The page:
At least six Shi'ite protestors were killed in a gunfire attack that broke out during protests against a judge leading the probe into the last year's Beirut Port blast. The incident took place near the Central Tayoneh-Badaro area in the country's national capital, Beirut. Another 32 demonstrators were injured in violent clashes in the streets of the Lebanese capital as tension escalated on October 14. The protest was called by the Iran-backed Hezbollah group.
Hezbollah and Shia allies from the Amal movement had launched a peaceful protest outside the main court building, Palace of Justice, demanding the removal of judge Tarek Bitar over accusations of favouritism and bias. The peaceful protests took a violent turn as Christian snipers from Lebanese Forces aimed at the crowd leaving six dead and several injured, BBC reported quoting Hezbollah members. The claim has, however, been denied by the Lebanese Forces.
Judge Bitar is the second judge leading the complex investigation into a warehouse blast thank killed hundreds of people last year. The previous judge was removed from the case on legal charges. As per an Associated Press report, the judge has been accused by opposition leaders of allegedly politicising the investigations into the Port blast by questioning and charging few and leaving out others.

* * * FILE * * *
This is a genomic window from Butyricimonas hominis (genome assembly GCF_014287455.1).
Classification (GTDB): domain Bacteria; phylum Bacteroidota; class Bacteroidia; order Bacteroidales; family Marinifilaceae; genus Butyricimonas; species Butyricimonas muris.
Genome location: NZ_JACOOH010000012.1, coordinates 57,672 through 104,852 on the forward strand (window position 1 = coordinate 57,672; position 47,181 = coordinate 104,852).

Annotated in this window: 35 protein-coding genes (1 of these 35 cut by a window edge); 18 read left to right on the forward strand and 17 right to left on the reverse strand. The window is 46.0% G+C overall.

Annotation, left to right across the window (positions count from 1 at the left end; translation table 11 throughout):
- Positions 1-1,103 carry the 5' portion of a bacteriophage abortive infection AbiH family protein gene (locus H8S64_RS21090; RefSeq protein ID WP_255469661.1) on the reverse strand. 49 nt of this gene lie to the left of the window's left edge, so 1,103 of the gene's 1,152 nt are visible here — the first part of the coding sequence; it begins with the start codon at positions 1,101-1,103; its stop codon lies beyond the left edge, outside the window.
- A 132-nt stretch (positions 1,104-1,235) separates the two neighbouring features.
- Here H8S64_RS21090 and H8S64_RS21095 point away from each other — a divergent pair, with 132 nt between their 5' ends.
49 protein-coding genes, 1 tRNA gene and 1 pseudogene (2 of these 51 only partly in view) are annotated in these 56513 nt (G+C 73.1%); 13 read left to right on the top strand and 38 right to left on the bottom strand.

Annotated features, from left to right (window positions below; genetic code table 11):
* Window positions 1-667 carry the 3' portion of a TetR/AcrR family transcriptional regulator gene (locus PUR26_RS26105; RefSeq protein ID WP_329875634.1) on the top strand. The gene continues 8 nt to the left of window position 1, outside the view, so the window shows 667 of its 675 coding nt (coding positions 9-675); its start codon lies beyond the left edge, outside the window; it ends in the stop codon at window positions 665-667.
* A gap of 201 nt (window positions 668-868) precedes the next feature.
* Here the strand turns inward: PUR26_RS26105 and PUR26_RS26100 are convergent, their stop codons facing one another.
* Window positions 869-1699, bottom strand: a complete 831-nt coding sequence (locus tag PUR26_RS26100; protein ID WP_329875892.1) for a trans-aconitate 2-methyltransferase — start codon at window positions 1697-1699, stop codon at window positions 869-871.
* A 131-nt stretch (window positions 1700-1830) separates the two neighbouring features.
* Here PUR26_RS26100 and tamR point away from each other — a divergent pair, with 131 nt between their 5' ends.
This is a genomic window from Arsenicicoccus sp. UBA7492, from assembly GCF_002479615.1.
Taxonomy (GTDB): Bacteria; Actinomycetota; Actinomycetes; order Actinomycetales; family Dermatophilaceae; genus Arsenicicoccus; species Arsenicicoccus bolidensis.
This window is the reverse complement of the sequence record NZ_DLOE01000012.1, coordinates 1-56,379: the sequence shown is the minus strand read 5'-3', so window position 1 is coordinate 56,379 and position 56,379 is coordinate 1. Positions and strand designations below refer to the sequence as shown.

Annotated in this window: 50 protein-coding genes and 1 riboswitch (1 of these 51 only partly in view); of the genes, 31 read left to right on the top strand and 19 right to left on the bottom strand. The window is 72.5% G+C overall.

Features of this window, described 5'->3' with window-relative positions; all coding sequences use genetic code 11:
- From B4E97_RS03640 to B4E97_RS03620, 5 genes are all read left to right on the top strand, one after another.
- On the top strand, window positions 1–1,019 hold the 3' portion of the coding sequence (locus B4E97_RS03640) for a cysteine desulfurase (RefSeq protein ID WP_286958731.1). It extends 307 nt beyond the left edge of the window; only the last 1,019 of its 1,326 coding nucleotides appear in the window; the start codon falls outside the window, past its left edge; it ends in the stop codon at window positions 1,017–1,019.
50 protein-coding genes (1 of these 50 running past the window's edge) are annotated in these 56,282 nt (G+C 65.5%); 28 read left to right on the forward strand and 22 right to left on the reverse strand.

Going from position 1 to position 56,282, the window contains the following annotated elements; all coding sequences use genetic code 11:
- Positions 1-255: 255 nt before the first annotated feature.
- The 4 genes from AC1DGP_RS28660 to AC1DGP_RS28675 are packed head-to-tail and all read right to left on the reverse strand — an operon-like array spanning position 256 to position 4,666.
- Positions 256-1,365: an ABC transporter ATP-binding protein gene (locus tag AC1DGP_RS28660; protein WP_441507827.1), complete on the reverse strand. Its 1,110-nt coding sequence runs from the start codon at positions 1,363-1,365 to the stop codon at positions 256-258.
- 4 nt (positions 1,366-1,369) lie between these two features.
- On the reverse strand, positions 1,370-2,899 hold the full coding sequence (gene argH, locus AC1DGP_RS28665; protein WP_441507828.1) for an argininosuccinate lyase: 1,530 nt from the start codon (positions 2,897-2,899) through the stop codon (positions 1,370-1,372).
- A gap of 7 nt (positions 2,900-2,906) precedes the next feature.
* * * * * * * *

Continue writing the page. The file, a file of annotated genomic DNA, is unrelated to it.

Accusations against Bitar came after he called two men-- Ali Hassan Khalil, a former finance minister and Ghazi Zaiterz a former public works minister-- on charges of negligence by investigators. Both the Members of Parliament (MPs), denying any wrongdoings had filed complaints against Judge Bitar that led to a halt in investigations. However, the Lebanon apex court dismissed all allegations against the judge and allowed him to resume work.
Around 219 people died and some 7,000 were injured in the blast that shook the country in August 2020. The explosion caused by illegally stored ammonium nitrate in a warehouse in Beirut left around 250,000 people homeless further deepening the economic crisis in the country.
A year after the colossal blast, Lebanon continues to grapple with hyperinflation, poverty, energy crisis and frequent electricity outage. Repeated protests in the capital city have pushed the country into a deeper crisis. No one has been held accountable for the explosion so far.